Most criticisms of the EU assumed a level of supranationalism that does not exist. The EU has always been slow to act in international crises. Moreover, the pandemic was quickly ‘securitised’ in the broad sense that member states portrayed it as a significant threat to their communities and way of life. A truly common security policy, despite the EU’s many institutional innovations, remains elusive. The EU’s slow response to international crises reflects the intergovernmentalism at its heart. If member states were willing to cede greater sovereignty to supranational institutions in Brussels, only then might the EU act quickly and surely to stem a crisis.
Accordingly, confronted by a need to act swiftly, it was entirely predictable that the earliest policy responses to the pandemic would be at member state level. It is only by recognising the EU’s intergovernmental approach to security that we can assess its ability to cope with strategic dilemmas in the future.
Berlin before Brussels
Having recognised the intergovernmental basis for EU security policy, perhaps the first strategic consideration the pandemic raises concerns the place of Germany. It is German willingness – along with France – to put in resources that has acted as the lynchpin of the prospective coordinated EU response to the pandemic. On 27 May, the European Commission presented a €750 billion recovery fund comprising grants and loans to member states. It is, of course, largely by chance that a German presented the package – von der Leyen. More EU power will be put formally in Germany’s hands next month when it takes over the rotating presidency of the Council of the EU. The pandemic recovery will top the agenda.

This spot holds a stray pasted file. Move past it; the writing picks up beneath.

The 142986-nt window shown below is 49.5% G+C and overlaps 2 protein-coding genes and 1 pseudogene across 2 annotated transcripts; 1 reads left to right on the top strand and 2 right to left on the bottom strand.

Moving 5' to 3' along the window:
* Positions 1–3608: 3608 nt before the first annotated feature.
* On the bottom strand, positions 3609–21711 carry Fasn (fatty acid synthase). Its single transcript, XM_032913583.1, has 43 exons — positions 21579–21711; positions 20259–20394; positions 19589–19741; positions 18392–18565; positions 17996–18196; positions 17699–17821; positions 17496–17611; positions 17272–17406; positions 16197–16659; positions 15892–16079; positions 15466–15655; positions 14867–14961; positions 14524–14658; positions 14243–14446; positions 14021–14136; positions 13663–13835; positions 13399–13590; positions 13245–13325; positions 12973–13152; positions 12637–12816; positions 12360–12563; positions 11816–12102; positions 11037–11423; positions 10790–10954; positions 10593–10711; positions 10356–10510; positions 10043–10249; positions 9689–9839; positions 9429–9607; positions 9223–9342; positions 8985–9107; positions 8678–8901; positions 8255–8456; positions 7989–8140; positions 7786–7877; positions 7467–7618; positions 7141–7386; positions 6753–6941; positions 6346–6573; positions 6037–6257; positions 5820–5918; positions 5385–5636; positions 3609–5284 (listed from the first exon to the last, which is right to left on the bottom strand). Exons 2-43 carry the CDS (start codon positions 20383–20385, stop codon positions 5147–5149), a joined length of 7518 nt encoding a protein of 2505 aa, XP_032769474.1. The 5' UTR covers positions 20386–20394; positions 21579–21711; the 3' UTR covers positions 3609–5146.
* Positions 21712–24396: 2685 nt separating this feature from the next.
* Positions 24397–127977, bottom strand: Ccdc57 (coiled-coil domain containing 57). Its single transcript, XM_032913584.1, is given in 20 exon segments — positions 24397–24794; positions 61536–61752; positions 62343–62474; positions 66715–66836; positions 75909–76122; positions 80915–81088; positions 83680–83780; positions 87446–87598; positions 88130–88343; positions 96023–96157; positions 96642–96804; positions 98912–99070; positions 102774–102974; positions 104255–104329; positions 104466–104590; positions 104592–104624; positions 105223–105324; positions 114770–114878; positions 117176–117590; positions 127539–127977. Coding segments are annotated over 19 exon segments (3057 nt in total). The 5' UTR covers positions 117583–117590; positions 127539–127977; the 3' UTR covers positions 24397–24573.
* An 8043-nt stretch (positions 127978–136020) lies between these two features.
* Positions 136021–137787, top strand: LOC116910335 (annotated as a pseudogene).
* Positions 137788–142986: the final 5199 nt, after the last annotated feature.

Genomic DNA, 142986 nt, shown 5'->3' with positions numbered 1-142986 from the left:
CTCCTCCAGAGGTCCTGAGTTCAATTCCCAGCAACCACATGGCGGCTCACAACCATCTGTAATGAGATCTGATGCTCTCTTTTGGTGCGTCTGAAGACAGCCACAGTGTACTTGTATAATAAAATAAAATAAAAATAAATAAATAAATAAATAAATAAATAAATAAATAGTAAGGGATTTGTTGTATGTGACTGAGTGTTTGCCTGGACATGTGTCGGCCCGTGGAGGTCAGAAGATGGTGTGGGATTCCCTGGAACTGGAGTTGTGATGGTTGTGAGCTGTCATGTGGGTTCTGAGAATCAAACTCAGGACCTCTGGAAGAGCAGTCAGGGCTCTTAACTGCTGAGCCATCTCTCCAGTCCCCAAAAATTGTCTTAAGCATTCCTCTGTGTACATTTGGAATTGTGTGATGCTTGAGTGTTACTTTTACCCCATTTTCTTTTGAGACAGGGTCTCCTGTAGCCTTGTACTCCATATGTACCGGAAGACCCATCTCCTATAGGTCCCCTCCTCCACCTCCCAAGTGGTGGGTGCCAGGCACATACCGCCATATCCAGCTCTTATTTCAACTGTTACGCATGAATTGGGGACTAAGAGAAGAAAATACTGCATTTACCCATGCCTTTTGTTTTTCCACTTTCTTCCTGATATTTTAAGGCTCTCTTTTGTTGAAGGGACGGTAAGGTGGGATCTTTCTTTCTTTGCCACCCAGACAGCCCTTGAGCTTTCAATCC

Germany’s backing is key to the recovery fund’s success as well as the EU’s long-term survival.
The Eurozone crisis had already shown Germany’s preponderant influence over European Central Bank policy, imposing harsh austerity upon Greece and others. The pandemic brought unprecedented state interventions in national economies and Germany’s domestic response embraced deficit-spending far more willingly than during the financial crisis. The EU recovery fund proposes heavy borrowing, but in the long run Germany will bear the brunt of repayments since Germany contributes more than any other member state to the EU budget.